Average hourly earnings for nonmanager employees at limited-service restaurants like McDonald’s rose to $9.54 an hour in January, up 3.5% from a year earlier, according to Labor Department data, well above the 2.2% pace for all private-sector workers. (…)
(…) Fair Isaac, also known as FICO for its trademark credit scores, is expected to announce a new approach as soon as this week that uses alternative data, including payment history with cable bills, cellphone bills, utility payments and other factors.
Of the 53 million Americans who don’t have traditional FICO scores, 15 million already can be scored with the new approach, which isn’t yet named, FICO says. And some one-third of those individuals have a score under the new system that is above 620, the company says.
The new FICO score, like the traditional ones, ranges from 300 to 850. Lenders, including credit-card issuers, car-loan lenders and a growing number of mortgage lenders, often approve applicants with traditional FICO scores above 620. That suggests that the new score could help identify people who can handle debt responsibly but have previously been shut out of getting financing. (…)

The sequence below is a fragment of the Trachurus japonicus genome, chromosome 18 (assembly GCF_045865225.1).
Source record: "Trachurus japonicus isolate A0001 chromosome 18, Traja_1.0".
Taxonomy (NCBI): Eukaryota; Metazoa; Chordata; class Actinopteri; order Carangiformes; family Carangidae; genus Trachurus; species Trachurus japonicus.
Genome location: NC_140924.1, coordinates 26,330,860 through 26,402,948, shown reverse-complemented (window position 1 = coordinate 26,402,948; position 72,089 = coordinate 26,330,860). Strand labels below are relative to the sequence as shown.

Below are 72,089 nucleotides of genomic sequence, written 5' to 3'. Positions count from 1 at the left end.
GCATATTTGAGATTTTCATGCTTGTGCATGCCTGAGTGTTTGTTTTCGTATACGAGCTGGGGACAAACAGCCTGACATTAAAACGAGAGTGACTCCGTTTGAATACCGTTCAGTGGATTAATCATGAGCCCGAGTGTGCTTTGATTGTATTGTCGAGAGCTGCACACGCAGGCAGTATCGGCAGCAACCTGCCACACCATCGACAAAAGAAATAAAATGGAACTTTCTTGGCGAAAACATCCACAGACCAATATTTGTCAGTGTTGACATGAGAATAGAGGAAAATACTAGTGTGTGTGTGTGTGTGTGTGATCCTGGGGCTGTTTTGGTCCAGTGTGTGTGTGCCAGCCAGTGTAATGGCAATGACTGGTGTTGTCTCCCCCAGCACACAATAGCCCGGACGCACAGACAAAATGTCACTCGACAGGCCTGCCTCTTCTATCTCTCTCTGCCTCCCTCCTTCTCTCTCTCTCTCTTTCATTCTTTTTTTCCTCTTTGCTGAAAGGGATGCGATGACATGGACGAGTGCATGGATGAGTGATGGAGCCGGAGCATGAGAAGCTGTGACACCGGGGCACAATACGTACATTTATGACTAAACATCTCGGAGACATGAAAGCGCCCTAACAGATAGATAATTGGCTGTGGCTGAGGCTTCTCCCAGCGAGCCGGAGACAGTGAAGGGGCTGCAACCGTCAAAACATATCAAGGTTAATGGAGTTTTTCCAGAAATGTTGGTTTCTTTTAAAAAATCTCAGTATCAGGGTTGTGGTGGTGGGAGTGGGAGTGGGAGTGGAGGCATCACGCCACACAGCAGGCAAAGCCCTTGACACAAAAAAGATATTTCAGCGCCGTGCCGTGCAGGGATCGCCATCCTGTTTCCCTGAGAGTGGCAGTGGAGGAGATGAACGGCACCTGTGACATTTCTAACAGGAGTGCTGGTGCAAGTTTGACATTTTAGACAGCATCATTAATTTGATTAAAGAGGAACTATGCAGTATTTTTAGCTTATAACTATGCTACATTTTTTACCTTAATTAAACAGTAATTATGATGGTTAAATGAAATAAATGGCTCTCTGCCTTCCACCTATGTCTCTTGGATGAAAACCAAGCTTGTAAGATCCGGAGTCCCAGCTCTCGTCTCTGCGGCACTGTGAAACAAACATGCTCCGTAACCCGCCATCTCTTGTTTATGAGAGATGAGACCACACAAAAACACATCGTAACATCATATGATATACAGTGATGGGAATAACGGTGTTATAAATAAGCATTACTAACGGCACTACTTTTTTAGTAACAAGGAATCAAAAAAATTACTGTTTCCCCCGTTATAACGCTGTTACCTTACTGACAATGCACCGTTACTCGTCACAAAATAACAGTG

Nationally, average rents rose 0.6% to $1,131.72 during the first quarter, down slightly from a 0.8% rise in the first quarter a year ago, according to data from Reis Inc., a real-estate research firm. Over the last 12 months, rents increased 3.5%. (…)
San Francisco saw the biggest increase in rents over the fourth quarter of 2014, up 1.8% to $2,277.88. Warm areas that are destinations for retirees also saw strong rent growth, with Fort Lauderdale showing the third biggest rise, up 1.5% to $1,197.18. (…)
Across the country, the apartment vacancy rate declined slightly to 4.1% from 4.2%, the first decline since the beginning of 2014. (…) New construction declined during the quarter to 28,812 units, the lowest level of completions since the first quarter of 2013. (…) (Chart from CalculatedRisk)
The National Association of Realtors estimates that vacation-home sales amounted to 1.13 million properties last year, up a robust 57.4% from 2013, which itself marked a 30% increase from 2012.
Last year’s estimated tally topped the previous high from 2006 to become the biggest year for vacation-home sales volume since the Realtor association started tracking the market in 2003. Vacation homes accounted for 21% of all sales last year, the highest share since the survey’s inception.